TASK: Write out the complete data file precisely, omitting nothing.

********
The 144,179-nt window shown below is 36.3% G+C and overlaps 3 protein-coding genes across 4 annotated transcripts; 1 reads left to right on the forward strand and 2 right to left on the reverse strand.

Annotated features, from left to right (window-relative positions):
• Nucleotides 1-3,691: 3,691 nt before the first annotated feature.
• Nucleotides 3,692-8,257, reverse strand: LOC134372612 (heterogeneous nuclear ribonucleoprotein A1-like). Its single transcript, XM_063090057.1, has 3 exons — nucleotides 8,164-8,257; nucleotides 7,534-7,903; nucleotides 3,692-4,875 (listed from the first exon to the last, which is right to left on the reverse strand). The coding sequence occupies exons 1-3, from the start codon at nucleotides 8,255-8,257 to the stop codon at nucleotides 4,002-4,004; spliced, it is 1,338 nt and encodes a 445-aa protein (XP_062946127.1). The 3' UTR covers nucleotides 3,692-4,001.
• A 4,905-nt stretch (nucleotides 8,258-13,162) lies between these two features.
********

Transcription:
The 144,179-nt window shown below is 36.3% G+C and overlaps 3 protein-coding genes across 4 annotated transcripts; 1 reads left to right on the forward strand and 2 right to left on the reverse strand.

Annotated features, from left to right (window-relative positions):
• Nucleotides 1-3,691: 3,691 nt before the first annotated feature.
• Nucleotides 3,692-8,257, reverse strand: LOC134372612 (heterogeneous nuclear ribonucleoprotein A1-like). Its single transcript, XM_063090057.1, has 3 exons — nucleotides 8,164-8,257; nucleotides 7,534-7,903; nucleotides 3,692-4,875 (listed from the first exon to the last, which is right to left on the reverse strand). The coding sequence occupies exons 1-3, from the start codon at nucleotides 8,255-8,257 to the stop codon at nucleotides 4,002-4,004; spliced, it is 1,338 nt and encodes a 445-aa protein (XP_062946127.1). The 3' UTR covers nucleotides 3,692-4,001.
• A 4,905-nt stretch (nucleotides 8,258-13,162) lies between these two features.